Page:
I study electrons at interfaces, and under far-from-equilibrium conditions, in order to controllably interconvert energy among various forms. One of my research group’s primary model systems is the semiconductor quantum dot (QD). The strong confinement of a QD’s electrons leads to bright, narrow light emission, but also limits QDs’ applications. We have shown that certain surface treatments maintain desirable optical properties while coupling core electrons to the environment. This advancement has enabled my group to use QDs as photocatalysts for a variety of chemical transformations. In a separate research area, we explore “electron ratchets”. To transport particles in chaotic biological environments, nature developed molecular motors. Motors couple structural asymmetries with ATP to obtain directional motion, through a mechanism called “ratcheting”. We use this mechanism to transport electrons through materials with low electrical mobility. I envision using electron ratcheting to recycle thermal energy otherwise wasted in a solar cell.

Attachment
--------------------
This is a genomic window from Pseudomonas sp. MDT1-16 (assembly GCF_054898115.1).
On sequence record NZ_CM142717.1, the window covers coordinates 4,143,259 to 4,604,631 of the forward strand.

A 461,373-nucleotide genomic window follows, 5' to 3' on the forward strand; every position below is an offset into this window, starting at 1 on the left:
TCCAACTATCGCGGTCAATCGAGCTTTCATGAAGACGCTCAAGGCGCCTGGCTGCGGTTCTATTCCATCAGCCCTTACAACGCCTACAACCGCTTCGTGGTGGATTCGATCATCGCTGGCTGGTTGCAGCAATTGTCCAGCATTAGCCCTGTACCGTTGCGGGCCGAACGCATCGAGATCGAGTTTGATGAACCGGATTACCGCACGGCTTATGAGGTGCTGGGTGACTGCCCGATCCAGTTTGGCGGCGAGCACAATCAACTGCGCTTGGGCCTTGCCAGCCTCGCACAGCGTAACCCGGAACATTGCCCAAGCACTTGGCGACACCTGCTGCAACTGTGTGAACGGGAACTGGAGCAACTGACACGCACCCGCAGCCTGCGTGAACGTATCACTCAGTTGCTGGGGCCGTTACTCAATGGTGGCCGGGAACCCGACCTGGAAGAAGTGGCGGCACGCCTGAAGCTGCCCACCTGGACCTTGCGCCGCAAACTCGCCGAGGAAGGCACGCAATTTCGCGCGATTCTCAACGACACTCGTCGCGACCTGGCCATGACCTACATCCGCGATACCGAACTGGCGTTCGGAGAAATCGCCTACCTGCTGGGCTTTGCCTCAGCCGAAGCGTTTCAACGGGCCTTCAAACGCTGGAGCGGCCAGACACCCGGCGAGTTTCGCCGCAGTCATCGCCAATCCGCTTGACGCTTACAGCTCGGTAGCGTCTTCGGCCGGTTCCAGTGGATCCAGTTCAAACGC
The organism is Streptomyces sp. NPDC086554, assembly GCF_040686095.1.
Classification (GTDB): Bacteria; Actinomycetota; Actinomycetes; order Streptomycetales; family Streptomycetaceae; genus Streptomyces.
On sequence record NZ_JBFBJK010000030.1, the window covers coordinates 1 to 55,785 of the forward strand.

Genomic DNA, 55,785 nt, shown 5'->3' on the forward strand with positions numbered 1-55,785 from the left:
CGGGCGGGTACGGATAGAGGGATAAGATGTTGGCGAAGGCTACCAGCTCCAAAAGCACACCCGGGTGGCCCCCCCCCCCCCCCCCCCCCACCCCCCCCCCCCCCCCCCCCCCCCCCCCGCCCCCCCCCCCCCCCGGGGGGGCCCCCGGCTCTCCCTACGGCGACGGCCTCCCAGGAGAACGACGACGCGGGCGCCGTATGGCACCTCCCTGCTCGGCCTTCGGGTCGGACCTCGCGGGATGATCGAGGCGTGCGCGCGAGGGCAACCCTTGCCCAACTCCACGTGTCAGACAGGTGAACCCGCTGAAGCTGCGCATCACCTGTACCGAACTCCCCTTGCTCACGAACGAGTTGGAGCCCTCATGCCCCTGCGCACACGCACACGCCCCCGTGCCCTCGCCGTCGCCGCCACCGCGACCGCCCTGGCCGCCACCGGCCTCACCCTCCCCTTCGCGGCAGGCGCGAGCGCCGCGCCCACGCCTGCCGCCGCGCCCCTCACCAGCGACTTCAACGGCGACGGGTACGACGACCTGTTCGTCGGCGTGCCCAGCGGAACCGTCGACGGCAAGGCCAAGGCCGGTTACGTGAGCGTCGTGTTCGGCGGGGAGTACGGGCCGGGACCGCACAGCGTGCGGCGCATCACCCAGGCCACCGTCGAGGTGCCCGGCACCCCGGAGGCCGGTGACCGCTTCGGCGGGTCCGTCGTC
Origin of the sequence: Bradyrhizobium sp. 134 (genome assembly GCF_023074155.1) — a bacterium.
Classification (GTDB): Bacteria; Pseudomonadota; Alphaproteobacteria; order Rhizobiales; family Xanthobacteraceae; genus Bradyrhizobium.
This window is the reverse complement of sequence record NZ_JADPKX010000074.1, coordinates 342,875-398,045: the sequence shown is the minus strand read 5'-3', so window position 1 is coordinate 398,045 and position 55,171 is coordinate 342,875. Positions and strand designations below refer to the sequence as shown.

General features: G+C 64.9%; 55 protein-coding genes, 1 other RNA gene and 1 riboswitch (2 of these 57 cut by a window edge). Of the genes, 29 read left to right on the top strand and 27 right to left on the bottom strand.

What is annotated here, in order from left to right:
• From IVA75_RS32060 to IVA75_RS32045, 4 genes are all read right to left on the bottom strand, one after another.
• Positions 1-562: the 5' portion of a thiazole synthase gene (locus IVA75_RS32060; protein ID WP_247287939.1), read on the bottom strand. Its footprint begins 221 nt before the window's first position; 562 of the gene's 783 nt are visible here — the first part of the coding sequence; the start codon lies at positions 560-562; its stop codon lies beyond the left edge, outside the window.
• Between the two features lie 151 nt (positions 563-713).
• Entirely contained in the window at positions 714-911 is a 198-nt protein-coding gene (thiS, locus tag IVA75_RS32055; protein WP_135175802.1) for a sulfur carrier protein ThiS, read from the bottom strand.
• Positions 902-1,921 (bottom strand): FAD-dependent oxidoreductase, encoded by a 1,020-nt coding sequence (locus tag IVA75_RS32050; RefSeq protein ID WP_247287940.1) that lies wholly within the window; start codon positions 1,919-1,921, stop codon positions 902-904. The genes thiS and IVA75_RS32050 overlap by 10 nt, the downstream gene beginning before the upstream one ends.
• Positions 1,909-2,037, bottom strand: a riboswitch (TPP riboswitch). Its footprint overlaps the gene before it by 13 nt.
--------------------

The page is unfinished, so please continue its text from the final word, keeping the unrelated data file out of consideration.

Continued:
Awards and Achievements

  • National Finalist, Blavatnik Award for Young Scientists
  • ACS Early Career Award in Experimental Physical Chemistry
  • Harry B. Gray Award for Creative Work in Inorganic Chemistry by a Young Investigato ( 2015)
  • Camille Dreyfus Teacher-Scholar Award, The Dreyfus Foundation ( 2014)
  • Kavli Emerging Leader in Chemistry, American Chemical Society ( 2014)
  • NU-Argonne Early Career Investigator Award for Energy Research ( 2011)
  • A.P. Sloan Foundation Research Fellowship ( 2011)
  • Presidential Early Career Award for Scientists and Engineers (PECASE) via the ARO ( 2010)
  • Department of Energy Early Career Research Award ( 2010)
  • Air Force Office of Scientific Research Young Investigator Awar ( 2009)
  • Dreyfus Foundation New Faculty Award ( 2008)